Historic transitional climate finance deal a welcome first step, but transparency and accountability are vital

The historic $8.5-billion (R131-billion) climate finance deal secured between South Africa and France, Germany, the United Kingdom and the United States is welcome, but these funds need to be managed with transparency and accountability, the Desmond & Leah Tutu Legacy Foundation said on 3 November 2021.

The South African government has a poor track record in dealing with large sums of money, often donated, and the goal of these funds – supporting South Africa’s transition to a low-carbon economy – is too important for any fraction of them to be squandered in corrupt or wasteful expenditure.

Just last year, billions of rands earmarked to help South Africa respond to and mitigate the effects of the Covid-19 pandemic were siphoned off by greedy, corrupt officials.

Not this time.

The climate finance deal involves an initial R131-billion. South Africans, along with other world citizens, need to be sure that the task team that will decide how and where the funds will be used will operate transparently. How will it be established? Who will be on it, and what will the balance of power be? What transparency and accountability mechanisms will be built in?

We know that corruption is rife in South Africa, and that the developed world is not corruption-free either. Transparency and accountability are vital.

South Africa’s greenhouse gas emissions are largely due to our dependence on coal, the dirtiest fossil fuel, for power. These climate finance funds are earmarked, primarily, to help Eskom decommission its coal-fired power stations over the next 15 years and to increase South Africa’s investment in renewable energy. What is now needed is that the processes and capacities required to smooth this switchover are expedited, with no government departments standing in their way.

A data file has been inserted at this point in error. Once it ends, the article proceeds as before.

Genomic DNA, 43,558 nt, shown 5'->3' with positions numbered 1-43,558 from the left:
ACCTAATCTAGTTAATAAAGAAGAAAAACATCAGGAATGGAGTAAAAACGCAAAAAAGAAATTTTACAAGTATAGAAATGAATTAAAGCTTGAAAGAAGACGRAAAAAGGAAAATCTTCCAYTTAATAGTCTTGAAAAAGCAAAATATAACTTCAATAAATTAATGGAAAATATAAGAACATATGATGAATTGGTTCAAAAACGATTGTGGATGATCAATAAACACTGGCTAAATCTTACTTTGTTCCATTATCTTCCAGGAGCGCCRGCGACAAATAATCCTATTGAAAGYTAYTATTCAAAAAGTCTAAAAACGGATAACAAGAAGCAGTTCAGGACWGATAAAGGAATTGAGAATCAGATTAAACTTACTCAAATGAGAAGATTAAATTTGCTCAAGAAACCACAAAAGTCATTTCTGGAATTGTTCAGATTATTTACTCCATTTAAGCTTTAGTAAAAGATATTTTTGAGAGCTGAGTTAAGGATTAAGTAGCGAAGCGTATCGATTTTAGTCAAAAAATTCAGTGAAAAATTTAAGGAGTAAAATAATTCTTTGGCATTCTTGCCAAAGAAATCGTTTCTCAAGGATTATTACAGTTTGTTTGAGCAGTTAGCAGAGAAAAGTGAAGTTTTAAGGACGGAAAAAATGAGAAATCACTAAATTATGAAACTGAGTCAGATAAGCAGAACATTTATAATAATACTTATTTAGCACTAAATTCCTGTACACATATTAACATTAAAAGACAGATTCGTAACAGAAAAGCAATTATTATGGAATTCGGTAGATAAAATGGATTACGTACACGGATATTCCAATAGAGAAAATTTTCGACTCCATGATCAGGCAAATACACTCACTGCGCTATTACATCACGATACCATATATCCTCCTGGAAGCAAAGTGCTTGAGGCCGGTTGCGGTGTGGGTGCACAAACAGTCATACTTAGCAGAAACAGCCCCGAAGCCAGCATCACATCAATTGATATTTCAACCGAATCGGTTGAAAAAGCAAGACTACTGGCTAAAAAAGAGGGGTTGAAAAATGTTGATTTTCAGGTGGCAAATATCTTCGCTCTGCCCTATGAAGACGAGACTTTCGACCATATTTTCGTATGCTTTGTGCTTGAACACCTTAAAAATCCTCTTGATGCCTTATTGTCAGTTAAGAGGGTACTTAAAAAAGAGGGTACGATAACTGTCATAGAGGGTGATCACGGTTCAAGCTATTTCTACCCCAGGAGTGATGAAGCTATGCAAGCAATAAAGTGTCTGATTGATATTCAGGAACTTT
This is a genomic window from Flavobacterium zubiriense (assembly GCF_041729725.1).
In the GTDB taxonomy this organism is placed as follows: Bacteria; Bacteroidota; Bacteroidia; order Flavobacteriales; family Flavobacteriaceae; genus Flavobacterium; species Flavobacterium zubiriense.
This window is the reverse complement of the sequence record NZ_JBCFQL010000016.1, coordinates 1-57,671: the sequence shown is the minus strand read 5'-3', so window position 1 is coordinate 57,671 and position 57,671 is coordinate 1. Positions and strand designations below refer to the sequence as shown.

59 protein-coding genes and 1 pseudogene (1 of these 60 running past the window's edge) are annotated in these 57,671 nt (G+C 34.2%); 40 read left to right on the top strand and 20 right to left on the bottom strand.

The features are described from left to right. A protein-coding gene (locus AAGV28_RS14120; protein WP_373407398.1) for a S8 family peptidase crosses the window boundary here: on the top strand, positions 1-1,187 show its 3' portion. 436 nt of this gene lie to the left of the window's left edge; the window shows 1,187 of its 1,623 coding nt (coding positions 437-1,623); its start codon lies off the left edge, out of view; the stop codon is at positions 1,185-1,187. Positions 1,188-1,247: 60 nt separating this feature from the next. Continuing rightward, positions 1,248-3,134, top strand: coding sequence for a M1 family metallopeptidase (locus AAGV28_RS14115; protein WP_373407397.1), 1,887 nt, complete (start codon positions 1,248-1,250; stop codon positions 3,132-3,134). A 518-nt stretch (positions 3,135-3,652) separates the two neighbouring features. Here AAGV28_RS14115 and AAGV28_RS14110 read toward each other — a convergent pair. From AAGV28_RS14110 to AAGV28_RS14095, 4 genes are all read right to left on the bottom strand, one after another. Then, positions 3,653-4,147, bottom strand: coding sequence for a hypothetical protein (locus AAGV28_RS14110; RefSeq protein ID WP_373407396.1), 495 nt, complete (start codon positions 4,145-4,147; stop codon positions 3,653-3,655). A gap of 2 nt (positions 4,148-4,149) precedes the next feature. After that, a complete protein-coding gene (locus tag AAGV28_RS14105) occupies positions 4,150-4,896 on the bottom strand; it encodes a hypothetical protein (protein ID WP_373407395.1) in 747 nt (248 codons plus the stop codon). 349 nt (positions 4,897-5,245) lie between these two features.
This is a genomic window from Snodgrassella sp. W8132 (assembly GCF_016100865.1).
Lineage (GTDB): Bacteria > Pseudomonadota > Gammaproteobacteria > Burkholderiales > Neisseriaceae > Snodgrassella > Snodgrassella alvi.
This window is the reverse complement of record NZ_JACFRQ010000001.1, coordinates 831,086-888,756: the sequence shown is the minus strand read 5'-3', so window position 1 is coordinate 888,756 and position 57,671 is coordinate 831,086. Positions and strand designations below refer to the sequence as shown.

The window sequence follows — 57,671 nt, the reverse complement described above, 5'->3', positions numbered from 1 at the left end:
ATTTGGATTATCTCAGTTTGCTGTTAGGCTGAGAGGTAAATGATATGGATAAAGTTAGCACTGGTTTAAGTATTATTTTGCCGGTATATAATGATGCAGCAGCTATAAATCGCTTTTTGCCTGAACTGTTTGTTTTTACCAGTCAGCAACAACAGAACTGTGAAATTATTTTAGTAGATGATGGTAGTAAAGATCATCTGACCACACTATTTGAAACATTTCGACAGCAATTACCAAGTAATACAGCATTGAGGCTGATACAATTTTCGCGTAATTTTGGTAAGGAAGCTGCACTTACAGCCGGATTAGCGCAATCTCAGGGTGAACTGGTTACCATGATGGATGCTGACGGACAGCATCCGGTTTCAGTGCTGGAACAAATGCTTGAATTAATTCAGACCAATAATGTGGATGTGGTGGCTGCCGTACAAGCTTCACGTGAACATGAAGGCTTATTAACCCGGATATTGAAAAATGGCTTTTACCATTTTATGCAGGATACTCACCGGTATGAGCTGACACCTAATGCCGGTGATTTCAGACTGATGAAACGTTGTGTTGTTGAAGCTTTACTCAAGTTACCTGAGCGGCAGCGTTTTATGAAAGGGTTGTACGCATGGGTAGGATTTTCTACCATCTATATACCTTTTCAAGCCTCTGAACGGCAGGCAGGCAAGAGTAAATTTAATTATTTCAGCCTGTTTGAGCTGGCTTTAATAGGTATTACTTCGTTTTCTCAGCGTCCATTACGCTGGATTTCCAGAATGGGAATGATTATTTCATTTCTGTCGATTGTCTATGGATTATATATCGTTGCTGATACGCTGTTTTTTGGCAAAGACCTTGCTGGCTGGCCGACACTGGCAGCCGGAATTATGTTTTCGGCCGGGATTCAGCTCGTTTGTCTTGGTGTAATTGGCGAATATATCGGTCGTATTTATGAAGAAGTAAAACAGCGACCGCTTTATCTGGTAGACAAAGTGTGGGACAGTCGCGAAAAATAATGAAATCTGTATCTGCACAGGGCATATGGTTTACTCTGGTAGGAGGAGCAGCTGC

We need to know whether this deal includes a fund that will go towards reskilling thousands of coal miners and other workers whose livelihoods depend on fossil fuels. The climate finance funds are also set to be invested in new sectors, such as green hydrogen and electric vehicles. It is hoped that many fossil fuel industry workers can find new careers in these areas, along with South Africa’s young people, who face an unemployment rate of more than 60%. Again, we cannot allow these processes to be marred by corruption.

The finance deal is a welcome affirmation that South Africa has the wherewithal to make this transition to a low-carbon economy. We must not let corruption, or poor planning or judgment stand in the way of further funds, because we will need them – there is much to do.